Mechanical consolidation methods include stitchbonding, needlepunching, and hydroentangling. Fibre-to-fibre bonding in this instance is friction dependent and does not recover upon appreciable stretching. Chemical bonding methods include air or airless spraying, saturation, printing, and stable or semi-stable foam bonding. Fibre-to-fibre bonding in this instance is highly dependent on binder surface tension and fibre and surface energy compatibility. Also, binder properties often mask or override fibre properties. Thermal bonding methods employ radiant, convection, conductive, or sonic energy sources; fibre-to-fibre bonding in this instance is achieved through thermal fusion and (as in chemical bonding) is set or stabilized upon cooling.
Paper-Based Processes

The classic papermaking process consists of suspending relatively short fibres in water and pumping the mixture onto a fine mesh screen through which the water flows and upon which the fibres are deposited in the form of a wet continuous mat. The mat is then pressed between rolls to mechanically remove the water held on and between the fibres, heated to dry out the water within the fibres and provide for hydrogen bonding, and wound into rolls. The chemical composition of papermaking fibres is cellulose in the form of wood pulp or chopped plant fibres such as hemp, cotton, sisal, abaca, or flax. When wetted and mechanically treated, cellulosic fibres split into a network of fine fibrils, which are drawn into intimate contact with other fibres by surface tension forces during drying, and interlock by the mechanism of hydrogen bonding. A nonwoven fabric can also be made by suspending fibres in water or some other fluid (including air); controlling the way by which the fibres and suspending media are separated; and then mechanically, chemically, or thermally interlocking the fibres together.

The use of paper technology base to produce nonwovens includes dry laid pulp and modified wet laid paper systems designed to accommodate fibres longer than wood pulps and different from cellulose. Fabric produced by these systems are referred to as ''shortfibre airlaid'' and "wet laid'' nonwovens. These fabrics are manufactured with machinery associated with pulp fibreizing (i.e. hammer mills) and paper forming (i.e. slurry pumping onto continuous screens) designed to manipulate short fibres suspended in a fluid.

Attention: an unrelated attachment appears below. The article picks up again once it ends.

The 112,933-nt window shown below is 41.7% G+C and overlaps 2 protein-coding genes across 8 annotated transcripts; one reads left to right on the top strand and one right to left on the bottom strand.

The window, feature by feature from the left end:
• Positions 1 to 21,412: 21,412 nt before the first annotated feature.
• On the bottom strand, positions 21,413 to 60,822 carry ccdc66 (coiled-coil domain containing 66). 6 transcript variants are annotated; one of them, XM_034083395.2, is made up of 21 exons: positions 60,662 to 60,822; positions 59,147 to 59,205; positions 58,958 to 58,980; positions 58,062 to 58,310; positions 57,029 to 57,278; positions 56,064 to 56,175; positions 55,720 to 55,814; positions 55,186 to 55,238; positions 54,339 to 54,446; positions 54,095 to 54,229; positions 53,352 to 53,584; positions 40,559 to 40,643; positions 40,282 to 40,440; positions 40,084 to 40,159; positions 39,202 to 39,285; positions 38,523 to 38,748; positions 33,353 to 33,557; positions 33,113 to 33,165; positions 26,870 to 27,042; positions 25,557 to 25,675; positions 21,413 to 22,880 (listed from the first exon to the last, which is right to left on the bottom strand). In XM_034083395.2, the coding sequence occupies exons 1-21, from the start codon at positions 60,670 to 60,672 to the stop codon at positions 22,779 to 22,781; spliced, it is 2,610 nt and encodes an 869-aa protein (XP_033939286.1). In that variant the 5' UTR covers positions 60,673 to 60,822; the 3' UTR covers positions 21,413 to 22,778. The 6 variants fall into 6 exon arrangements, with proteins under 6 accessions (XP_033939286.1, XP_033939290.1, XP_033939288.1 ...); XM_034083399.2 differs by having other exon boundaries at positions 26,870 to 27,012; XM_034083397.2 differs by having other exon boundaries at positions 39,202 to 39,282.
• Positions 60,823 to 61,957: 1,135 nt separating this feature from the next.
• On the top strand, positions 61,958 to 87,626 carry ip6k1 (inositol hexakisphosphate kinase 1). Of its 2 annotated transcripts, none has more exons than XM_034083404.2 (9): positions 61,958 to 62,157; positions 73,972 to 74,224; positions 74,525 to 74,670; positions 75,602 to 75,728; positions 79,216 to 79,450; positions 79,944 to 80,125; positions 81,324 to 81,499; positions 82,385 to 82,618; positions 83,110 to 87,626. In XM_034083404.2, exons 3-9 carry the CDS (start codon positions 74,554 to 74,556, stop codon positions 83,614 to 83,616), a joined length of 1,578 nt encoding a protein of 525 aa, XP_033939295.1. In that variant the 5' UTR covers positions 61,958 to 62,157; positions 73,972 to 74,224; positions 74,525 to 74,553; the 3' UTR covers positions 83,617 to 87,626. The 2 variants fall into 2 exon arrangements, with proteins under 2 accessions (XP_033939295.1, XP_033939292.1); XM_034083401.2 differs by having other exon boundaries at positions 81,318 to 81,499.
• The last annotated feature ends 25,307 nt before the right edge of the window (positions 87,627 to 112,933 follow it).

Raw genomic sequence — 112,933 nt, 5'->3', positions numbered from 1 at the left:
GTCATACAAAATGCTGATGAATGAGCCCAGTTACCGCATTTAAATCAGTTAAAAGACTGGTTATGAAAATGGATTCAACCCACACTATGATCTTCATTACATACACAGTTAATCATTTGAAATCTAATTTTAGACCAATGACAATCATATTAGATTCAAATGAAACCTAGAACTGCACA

A fabric made by suspending short fibres in a fluid, depositing the fibres on a porous surface to separate the fibres from the fluid, and interlocking or bonding them by mechanical, chemical, or thermal means is designated a fluid laid nonwoven.

In the wet laid or wet forming process, fibres are suspended in water, brought to a forming unit where the water is drained off through a screen and the fibres deposited on the wire, and then picked off the wire to be dried. Processing long fibres, synthetic fibres, or inorganic fibres in slurry form creates interesting challenges. As a general rule, these fibres do not wetout readily, are difficult to disperse, and tend to tangle with one another. Consequently, very high water dilutions are necessary to keep the fibres apart in the water suspension. If not handled properly, the fibres will tangle and poor sheet formation will result. The use of fibres other than wood pulp and the need for high ratios of water to fibre in order to process these fibres are two primary ways that wet laid nonwovens differ from traditional papers.

Another basic difference between conventional papermaking and wet lay nonwoven technology is the mechanism of bonding employed. Most manufactured fibres used in nonwovens do not selfbond as readily as natural cellulose. Thus, some external bonding method must be employed. A number of binder types and application methods are used, each engineered to yield specific fabric properties. Binders can be applied either before web formation or afterwards. Binders are applied after web formation by saturation, spraying, printing, foaming, or a combination thereof.

Web drying and binder activation are usually accomplished with steam heated cans. High synthetic fibre content webs frequently bag or stretch during drying on multiple steam cans. Ovens or other air drying devices, including the use of infrared, are employed for specialty nonwoven production. At the end of the processing line, calender or creping rolls are often placed to densify, smooth, and soften the fabric. Air laid systems designed to handle pulp-length fibres employ mechanical defibrators such as pin mills, disc refiners, and hammer mills housed in close proximity to a perforated screen to disperse the fibres. When the fibres have been sufficiently dispersed, they pass through the screen into a controlled air stream and onto a forming wire. For these systems, fibre rigidity is required to avoid fibre tangling by air currents. Arrangements for the addition of textile-length fibres enable air laid pulp systems to produce fabric structures with increased durability.